4) They have the augmentation that allows you to survive big drops (This is a complete 50/50 chance depending which of the 2 augmentations you choose to use from that canister)

Then consider it required the design and creation of an entire highrise block of flats (albeit deserted) to give you somewhere to jump from.  The design would have then needed to be tested and tweaked to make sure it was the right height and distance for a player to jump across the street to the window.  Then bear in mind that after all that time invested, for that small percentage of players, this is the 4th of 4 methods of entering the flat of an, at best, moderately important character… in Hong Kong… but in the grand scheme of the game isn’t important enough to even get a mention on the wikiquotes page.

It's good to talk (you get free gas grenades)“I AM the people!”

So why, in many people’s eyes, is Deus Ex still the best game ever and why has it still not been bettered?  Firstly, it’s a case of timing.  Deus Ex was released in 2000, at the end of a decade when the immersion of 3D gaming was introduced, and at the beginning of the decade of High Definition visuals and detail.  While it would have taken some days to add the above mentioned highrise block into Deus Ex, to do a similar addition to a modern game such as Crysis 2 would have taken weeks due to the detail artists would be expected to go into when creating it.  To even remake just the opening Liberty Island level in a modern engine would require a huge team of designers and artists to fill in all the details and graphical fidelity we have come to expect from our modern games.  To go through all that hard work, and more importantly expense, only then to watch a player dash through it in 10 minutes, skipping the optional objectives and routes to your goal, would be so galling nobody dares to take on the task.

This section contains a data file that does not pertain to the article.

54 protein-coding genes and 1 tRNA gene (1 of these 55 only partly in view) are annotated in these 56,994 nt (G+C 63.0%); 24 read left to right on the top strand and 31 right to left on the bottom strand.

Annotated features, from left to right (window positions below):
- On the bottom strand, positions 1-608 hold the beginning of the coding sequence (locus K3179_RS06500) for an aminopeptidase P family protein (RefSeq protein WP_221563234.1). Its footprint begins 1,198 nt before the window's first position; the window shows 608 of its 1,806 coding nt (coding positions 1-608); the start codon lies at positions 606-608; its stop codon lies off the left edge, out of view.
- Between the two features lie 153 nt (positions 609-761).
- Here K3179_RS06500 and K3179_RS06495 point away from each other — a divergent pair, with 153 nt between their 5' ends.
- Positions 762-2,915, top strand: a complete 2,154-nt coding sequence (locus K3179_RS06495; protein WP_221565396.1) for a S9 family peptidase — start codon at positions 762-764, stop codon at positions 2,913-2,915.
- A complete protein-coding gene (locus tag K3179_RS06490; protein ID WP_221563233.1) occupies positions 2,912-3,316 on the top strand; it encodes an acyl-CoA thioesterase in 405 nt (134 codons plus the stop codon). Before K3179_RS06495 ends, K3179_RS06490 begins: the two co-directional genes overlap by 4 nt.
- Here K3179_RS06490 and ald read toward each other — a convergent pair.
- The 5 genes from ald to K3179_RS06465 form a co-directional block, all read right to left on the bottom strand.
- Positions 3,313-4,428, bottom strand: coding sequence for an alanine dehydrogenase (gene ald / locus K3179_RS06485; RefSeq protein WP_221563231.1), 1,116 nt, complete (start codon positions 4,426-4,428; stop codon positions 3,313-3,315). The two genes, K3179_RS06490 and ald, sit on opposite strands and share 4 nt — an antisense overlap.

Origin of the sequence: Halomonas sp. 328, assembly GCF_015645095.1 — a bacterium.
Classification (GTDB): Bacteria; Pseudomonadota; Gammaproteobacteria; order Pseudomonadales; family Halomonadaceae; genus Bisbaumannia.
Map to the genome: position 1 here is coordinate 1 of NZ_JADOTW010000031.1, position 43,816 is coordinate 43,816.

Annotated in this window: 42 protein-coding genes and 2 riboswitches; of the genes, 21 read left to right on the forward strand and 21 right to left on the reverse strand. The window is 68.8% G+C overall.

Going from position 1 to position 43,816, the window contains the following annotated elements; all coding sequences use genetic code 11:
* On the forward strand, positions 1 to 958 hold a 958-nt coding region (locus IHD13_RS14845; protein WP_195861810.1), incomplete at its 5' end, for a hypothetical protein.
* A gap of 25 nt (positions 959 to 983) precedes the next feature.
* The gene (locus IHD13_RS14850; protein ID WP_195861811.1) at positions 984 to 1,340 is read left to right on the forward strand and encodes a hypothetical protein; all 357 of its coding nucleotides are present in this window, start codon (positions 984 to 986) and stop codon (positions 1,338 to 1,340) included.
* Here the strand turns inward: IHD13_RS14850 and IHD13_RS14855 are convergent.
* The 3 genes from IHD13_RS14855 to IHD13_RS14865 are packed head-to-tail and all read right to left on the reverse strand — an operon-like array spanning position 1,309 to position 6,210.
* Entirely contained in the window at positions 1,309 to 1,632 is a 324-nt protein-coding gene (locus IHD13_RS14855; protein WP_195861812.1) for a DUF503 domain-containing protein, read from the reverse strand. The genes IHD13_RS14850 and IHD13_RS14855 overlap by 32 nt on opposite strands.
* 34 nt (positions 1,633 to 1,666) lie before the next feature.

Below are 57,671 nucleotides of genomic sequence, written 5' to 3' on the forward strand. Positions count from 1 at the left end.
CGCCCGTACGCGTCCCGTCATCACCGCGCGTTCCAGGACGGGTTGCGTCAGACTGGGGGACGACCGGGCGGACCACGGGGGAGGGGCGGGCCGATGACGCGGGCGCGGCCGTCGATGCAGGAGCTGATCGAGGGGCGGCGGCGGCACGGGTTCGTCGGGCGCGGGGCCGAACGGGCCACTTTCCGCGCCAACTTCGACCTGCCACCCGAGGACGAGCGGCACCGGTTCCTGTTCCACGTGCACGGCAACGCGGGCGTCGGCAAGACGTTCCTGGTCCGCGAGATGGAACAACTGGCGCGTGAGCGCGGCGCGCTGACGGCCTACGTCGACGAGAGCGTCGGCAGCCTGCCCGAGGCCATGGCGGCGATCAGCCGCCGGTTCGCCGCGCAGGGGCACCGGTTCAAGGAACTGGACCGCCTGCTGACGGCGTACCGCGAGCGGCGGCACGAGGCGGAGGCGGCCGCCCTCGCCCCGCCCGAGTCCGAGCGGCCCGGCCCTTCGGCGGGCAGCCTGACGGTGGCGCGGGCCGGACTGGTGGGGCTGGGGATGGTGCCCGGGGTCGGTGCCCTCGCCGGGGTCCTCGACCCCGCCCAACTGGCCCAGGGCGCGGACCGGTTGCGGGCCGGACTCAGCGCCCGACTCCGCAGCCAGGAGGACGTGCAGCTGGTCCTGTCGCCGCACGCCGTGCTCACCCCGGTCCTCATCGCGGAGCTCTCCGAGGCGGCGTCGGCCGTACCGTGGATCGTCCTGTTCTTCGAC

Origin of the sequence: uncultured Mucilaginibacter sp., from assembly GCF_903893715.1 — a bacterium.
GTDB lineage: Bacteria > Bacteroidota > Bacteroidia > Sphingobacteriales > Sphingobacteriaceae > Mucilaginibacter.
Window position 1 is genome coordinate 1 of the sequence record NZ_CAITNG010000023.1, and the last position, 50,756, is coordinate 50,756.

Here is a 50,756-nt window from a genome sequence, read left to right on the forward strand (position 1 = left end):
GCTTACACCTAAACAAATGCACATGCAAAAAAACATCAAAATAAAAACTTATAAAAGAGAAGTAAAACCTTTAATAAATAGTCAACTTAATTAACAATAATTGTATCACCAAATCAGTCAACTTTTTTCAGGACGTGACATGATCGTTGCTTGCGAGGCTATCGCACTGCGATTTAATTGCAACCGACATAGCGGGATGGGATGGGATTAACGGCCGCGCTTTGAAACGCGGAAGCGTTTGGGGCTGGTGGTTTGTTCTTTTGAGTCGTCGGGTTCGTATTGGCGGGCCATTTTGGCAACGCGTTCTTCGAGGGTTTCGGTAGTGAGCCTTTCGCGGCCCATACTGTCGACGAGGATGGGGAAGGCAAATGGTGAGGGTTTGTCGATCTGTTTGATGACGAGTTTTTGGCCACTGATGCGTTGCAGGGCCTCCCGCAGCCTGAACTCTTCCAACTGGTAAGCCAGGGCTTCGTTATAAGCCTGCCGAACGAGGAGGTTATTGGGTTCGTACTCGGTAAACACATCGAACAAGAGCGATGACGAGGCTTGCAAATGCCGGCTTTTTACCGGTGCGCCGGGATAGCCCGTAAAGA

Secondly, Deus Ex is not a perfect game, it has a number of issues that luckily my nostalgic, rose-tinted glasses manage to hide.  A modern game trying to imitate Deus Ex would not be able to do so without addressing the simplistic AI, the voice acting, the ‘big-room’ feel of the outdoor locations, the greasals, the ‘regardless of your previous actions please choose which ending you would like’ ending, and that ridiculous fetish gear plus trenchcoat look.  What you would be left with after changing all that, though, would not be Deus Ex and has every chance of being a worse game for all the changes that brings.

“I believe I will enjoy this.”

What does this mean for Deus Ex: Human Revolution then?  The developers have certainly talked the talked.  The branching, conspiracy laden narrative, the gameplay options, the open hub areas and interactivity all seem to be in place from what the many trailers show.  The first reviews are starting to trickle out and some have been very good.  I’ve certainly got my copy on pre-order, but I’m trying my best to ignore the hype, I don’t want to assume it’s going to be something it’s not.  I don’t need it to be better than Deus Ex, I just want it to be a really good game.

Deus Ex doesn’t need replacing, I already have Deus Ex and always will.  Replaying it again now, 11 years on, I’m still enjoying it as much as I did then, though perhaps for slightly different reasons.  Deus Ex was a game of its time and the chances are that the game that replaces Deus Ex as the best game ever (because something will eventually) is not going to resemble the first-person immersive sim in the same way Deus Ex didn’t resemble X-COM (the game I think many would say held the throne until 2000).  Perhaps it will be an MMO that finds a way to mix Minecraft-style procedural generation with single-player FPS style set-pieces, in the same way Deus Ex so seamlessly combined the elements of role-playing, action and stealth games.  Perhaps it will be something as yet unimagined.  Who knows.

All I do know is soon I’ll have finished my 4th playthrough of my favourite game ever and I’ll no doubt uninstall it and put the disc back on the shelf for another 3 years whilst I get on with other, less interesting things.  Altogether now: “What a shame”.